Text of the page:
Exclusive -- A young photographer told the comedian: ‘I want to make sure you're aware so maybe the next girl doesn't have to cry on the ride home’
Reading as follow up to the provocative article I read in The Atlantic yesterday. I’m a bit more interested in the cultural differences brought up by The Atlantic author and the millennial viewpoint in this article.
I’m often struck with people’s seeming lack of ability to communicate verbally, and this seems even more apparent with the millennial generations. Also striking is “Grace’s” even more dramatic reaction to the encounter after she’d had time to discuss it more with friends. It almost reads as if she didn’t know what to think of things by herself without the filter of her friends’ comments and thoughts. I’m curious if this phenomenon is generational and what role the texting/sharing/social media environment of the past decade has or hasn’t done to impact this viewpoint.
Some thoughts about the journalistic perspective
I spent a few minutes looking into babe as a source and I’m even more curious how to take the story given the photo I found at the bottom of their article and the text from their “about page” which is given the permalink path “/manifesto”. Their top menu rail includes the topics: “news, lust, fads, looks, IRL, pop” which makes me even more suspicious.
Given these and their apparent size and exuberant youth and lack of experience, I have to wonder about their journalistic integrity a bit. While they did seemingly go to some lengths to verify Grace’s story with friends and back it up with apparent photos and texts, it almost plays as journalistic theater copying work and stories they’ve likely recently read out of The Washington Post and The New York Times. How does such a small publication get a story and choose to push it right after the Golden Globes in such a way? Are the editors or writer friends with the subject or even the subject herself? If so this should be mentioned for full disclosure in the article. Especially in the case where they may be trying to press such an article into the mainstream and thereby have some significant exposure and financial upside for themselves.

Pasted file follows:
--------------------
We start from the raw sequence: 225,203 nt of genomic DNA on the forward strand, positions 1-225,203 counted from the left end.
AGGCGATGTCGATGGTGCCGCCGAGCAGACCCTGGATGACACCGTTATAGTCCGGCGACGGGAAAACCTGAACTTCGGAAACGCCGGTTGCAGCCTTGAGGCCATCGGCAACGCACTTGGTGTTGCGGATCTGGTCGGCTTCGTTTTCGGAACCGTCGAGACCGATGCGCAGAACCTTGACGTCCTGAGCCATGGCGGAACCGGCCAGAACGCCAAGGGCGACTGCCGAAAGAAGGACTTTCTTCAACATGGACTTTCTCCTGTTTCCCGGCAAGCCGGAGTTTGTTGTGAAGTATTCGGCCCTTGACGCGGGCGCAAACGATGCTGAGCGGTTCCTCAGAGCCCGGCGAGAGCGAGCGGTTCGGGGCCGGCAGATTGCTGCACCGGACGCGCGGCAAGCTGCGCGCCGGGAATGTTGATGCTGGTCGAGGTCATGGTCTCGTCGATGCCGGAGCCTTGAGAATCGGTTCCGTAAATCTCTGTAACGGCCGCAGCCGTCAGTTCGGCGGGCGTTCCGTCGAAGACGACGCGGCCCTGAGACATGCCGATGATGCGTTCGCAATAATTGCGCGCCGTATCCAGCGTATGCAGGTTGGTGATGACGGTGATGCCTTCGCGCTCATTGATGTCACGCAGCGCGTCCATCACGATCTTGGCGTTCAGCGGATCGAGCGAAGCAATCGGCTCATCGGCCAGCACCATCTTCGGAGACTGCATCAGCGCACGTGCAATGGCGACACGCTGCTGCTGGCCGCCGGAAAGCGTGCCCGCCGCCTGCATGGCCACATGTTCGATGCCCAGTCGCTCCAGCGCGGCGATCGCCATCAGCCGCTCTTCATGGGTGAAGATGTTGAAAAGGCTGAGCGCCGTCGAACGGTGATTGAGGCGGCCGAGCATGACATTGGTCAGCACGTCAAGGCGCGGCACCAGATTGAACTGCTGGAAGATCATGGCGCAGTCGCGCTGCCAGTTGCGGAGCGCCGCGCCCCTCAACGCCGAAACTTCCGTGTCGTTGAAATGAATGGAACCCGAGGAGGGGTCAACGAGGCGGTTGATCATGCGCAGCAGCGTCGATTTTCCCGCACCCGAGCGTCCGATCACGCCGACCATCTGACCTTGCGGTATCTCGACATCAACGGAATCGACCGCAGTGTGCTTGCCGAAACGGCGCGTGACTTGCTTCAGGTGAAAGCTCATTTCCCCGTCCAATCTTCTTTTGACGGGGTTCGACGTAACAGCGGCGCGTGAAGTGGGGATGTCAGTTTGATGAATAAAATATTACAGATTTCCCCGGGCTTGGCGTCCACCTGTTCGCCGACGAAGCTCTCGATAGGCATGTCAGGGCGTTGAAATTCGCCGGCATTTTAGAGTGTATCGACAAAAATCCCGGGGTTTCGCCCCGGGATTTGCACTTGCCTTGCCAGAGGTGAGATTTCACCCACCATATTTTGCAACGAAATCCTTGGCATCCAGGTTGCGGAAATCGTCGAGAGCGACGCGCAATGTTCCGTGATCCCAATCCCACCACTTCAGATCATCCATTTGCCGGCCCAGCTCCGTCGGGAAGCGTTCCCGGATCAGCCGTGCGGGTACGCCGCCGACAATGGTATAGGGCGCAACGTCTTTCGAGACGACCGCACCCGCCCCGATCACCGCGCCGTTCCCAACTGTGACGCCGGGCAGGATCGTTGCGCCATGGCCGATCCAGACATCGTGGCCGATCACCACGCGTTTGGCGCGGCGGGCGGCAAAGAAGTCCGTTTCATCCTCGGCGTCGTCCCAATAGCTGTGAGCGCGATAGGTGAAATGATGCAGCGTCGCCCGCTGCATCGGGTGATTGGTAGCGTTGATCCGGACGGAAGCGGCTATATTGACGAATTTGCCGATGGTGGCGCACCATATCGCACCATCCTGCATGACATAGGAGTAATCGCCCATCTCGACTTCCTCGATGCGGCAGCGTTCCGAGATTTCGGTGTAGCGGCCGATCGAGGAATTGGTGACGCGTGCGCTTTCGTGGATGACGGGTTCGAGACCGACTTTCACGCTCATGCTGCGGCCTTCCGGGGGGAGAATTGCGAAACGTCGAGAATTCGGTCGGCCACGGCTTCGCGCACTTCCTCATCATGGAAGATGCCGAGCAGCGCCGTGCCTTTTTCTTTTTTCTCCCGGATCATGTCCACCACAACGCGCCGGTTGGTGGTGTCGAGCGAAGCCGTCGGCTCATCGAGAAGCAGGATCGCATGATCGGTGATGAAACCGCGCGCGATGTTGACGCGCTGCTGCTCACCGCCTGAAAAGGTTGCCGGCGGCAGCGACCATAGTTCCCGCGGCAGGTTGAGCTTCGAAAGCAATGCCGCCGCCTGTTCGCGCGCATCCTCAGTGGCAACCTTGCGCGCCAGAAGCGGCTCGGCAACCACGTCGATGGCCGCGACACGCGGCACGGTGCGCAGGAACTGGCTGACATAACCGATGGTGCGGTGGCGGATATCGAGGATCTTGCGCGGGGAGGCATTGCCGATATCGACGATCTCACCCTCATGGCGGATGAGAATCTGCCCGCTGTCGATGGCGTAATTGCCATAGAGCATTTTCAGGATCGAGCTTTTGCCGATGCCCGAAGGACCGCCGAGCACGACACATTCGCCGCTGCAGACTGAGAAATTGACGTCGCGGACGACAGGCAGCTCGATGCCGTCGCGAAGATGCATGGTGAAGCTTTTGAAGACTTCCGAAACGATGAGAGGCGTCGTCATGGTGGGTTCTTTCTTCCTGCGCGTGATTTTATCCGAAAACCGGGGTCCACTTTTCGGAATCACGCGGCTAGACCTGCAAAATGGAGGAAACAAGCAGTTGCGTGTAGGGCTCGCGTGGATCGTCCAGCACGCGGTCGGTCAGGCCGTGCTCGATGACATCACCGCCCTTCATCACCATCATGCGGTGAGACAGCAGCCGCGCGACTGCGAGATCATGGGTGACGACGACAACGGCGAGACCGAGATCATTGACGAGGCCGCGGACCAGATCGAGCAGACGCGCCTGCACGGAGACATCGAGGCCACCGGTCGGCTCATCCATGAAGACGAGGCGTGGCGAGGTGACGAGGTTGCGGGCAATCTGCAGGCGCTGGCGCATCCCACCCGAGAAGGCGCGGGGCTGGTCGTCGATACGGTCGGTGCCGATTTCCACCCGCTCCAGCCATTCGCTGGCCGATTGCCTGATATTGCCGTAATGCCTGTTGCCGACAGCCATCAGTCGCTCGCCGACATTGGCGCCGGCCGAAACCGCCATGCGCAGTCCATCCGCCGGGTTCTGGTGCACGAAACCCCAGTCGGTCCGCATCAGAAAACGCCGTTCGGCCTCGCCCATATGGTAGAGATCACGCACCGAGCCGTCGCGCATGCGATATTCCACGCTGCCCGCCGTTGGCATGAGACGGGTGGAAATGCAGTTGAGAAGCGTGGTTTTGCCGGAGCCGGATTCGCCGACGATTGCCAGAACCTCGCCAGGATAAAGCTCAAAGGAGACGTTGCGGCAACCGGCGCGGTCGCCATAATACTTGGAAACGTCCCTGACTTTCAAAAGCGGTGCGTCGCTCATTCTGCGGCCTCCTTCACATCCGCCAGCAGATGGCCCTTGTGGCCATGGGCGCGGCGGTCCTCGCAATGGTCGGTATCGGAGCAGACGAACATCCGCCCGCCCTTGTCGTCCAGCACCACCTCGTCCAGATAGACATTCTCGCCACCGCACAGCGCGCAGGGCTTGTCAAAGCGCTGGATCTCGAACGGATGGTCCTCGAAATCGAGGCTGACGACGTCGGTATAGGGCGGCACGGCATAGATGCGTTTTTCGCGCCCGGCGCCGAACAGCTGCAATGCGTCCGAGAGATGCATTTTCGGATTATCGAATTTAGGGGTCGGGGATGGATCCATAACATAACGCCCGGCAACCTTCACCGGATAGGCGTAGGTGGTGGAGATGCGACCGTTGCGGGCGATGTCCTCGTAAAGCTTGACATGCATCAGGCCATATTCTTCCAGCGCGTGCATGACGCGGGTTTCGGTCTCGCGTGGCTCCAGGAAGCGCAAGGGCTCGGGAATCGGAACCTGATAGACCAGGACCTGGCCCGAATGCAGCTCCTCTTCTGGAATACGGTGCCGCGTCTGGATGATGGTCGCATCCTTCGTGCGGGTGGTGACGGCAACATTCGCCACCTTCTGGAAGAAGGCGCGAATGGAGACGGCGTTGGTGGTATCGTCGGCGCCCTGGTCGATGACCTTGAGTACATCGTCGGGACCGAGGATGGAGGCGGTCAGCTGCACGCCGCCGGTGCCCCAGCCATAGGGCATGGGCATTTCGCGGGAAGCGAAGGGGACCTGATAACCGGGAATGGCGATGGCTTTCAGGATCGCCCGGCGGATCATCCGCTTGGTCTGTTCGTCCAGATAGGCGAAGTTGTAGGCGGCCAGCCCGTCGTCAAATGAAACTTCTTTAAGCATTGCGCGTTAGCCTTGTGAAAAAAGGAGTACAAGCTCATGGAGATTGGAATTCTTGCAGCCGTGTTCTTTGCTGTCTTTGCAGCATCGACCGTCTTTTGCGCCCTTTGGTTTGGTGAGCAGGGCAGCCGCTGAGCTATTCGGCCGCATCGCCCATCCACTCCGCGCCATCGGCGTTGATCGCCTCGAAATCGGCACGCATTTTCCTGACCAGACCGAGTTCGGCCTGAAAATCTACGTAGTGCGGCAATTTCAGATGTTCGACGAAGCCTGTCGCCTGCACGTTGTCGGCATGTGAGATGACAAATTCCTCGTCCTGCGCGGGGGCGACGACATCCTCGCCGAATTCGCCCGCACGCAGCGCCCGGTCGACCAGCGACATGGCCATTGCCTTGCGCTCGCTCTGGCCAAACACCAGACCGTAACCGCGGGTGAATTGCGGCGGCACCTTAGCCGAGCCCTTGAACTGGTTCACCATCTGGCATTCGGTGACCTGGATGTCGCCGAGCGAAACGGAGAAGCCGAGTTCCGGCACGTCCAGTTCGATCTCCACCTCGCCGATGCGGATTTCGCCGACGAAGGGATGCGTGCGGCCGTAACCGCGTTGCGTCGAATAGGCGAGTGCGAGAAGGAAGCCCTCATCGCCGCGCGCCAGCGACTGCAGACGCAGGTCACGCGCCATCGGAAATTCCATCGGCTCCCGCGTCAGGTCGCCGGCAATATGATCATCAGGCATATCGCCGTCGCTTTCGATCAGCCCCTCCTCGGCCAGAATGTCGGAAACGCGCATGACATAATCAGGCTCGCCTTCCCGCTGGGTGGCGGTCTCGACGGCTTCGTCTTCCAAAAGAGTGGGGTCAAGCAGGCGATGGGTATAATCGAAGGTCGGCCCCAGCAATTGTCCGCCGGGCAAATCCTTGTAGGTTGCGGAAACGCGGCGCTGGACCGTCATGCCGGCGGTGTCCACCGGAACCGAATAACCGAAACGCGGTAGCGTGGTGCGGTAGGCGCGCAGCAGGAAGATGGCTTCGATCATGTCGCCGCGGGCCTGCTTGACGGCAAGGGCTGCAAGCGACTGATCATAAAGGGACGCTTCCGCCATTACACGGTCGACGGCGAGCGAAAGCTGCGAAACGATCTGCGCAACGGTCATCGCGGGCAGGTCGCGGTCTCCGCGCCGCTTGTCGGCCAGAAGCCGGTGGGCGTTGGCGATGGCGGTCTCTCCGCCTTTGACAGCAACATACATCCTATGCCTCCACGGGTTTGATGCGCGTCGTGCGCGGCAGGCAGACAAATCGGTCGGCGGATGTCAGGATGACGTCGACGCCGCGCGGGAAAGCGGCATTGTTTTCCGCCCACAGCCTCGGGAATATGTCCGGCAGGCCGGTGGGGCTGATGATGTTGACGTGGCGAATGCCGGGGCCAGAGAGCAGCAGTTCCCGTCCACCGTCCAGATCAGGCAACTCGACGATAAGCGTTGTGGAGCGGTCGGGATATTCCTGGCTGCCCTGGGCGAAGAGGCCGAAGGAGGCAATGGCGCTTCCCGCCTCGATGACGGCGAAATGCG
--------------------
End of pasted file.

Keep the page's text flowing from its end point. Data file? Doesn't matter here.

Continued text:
We publish our own voices, uncensored and unfiltered
babe started in May 2016 as an experiment by a group of editors in our early twenties. We now reach more than 3 million readers a month, and a million girls follow us on Facebook. And because we aren’t owned by a magazine empire which needs cover stars, we can say what we like.
We know our readers like we know our friends. On babe we put out the kind of media we want to read – stories and videos and memes that are as spontaneous and savage as what goes down our group chats. And then on Fridays we get drunk together.
babe is into good news reporting, trash trends, personal stories, industry-leading analysis of fuckboys and the pettiest celebrity drama.
And we’re cool with admitting that we are full of contradictions, because all girls are. We care about safe sex and access to birth control, but know sometimes you just need to pop some Plan B. Find us in the gap between our image of ourselves and how we actually behave.
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